Bitcoin surged past $49,000 for the first time since December 2021 with trading commencing on the first US exchange-traded funds that invest directly in the biggest cryptocurrency.
Before paring the gains, the token advanced as much as 6.7% to $49,021, the highest since December 2021, buoyed by the approval of spot Bitcoin ETFs by the US Securities and Exchange Commission after markets closed on Wednesday.
All of the 11 ETFs have begun trading, and already over $1.4 billion has changed hands in just the first 45 minutes of trading. The Grayscale Bitcoin Trust has seen $634 million change hands, according to data compiled by Bloomberg. When the first Bitcoin futures fund began trading, it saw turnover of almost $1 billion during the entire day. At the time, the futures fund debut was the second-most heavily traded fund on record.
"This is a monumental moment," said Chris Newhouse, a DeFi analyst at Cumberland Labs. "It signals an institutional wave of capital and support flowing into the market, and a new outlook on the markets heading into the new year."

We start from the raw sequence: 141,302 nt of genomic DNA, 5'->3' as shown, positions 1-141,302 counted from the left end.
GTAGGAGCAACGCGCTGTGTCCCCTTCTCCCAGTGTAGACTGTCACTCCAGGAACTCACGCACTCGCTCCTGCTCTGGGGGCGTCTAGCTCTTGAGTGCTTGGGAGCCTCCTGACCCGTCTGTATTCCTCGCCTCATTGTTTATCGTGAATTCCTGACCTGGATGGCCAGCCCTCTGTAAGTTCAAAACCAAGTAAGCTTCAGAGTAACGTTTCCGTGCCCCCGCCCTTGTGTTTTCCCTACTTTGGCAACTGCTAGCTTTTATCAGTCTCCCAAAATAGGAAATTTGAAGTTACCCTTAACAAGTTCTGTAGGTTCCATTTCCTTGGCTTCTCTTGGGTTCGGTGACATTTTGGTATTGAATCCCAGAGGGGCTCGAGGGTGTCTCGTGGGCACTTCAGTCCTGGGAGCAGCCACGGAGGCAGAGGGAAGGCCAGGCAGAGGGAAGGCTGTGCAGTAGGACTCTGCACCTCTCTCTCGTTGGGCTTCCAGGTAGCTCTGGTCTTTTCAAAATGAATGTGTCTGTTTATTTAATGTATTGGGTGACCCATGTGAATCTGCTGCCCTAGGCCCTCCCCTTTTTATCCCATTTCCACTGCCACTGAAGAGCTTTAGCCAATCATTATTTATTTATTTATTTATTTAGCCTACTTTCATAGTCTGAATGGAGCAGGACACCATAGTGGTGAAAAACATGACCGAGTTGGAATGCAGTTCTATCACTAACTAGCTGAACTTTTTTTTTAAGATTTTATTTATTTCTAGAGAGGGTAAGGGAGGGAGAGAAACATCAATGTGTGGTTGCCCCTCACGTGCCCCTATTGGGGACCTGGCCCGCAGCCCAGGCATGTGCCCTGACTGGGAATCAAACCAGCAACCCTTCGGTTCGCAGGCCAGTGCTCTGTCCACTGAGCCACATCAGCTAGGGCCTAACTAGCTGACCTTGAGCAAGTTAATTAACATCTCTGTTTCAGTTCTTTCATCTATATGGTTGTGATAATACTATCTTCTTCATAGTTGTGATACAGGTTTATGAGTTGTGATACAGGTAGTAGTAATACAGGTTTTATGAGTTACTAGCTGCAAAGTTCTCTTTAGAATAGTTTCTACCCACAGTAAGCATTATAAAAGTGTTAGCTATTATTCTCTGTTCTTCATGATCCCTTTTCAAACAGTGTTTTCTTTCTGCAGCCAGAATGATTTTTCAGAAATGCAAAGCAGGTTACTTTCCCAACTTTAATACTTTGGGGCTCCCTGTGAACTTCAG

Shares of so-called crypto companies were mostly lower. Bitcoin proxy MicroStrategy was little changed, while miners Marathon Digital and Riot Platforms were both negative. Coinbase Global fell 1.65%.
The SEC had opposed spot Bitcoin ETFs for more than a decade, while the crypto sector as a whole has faced withering criticism from the agency's Chair Gary Gensler. He has repeatedly argued that the industry is rife with fraud and misconduct. The SEC cracked down on digital assets following a 2022 rout and collapses such as the bankruptcy of Sam Bankman-Fried's FTX exchange.
But the SEC last year lost a key legal fight against asset manager Grayscale Investments, spurring speculation that the regulator would acquiesce to the spot ETFs. The digital-asset investment house has now converted the roughly $29 billion Grayscale Bitcoin Trust, the largest fund investing in the token, into an ETF.
"The ETF is effectively a watershed moment for financial advisers who now must have an opinion on this asset-class," said Sui Chung, chief executive of data provider CF Benchmarks, which supplies indexes for several of the approved ETFs. "They might still not recommend it to their clients, but the fact it's now available through a regulated product means they must at least have a viewpoint. This could open the door to a much more steady flow of interest and flows into the asset-class."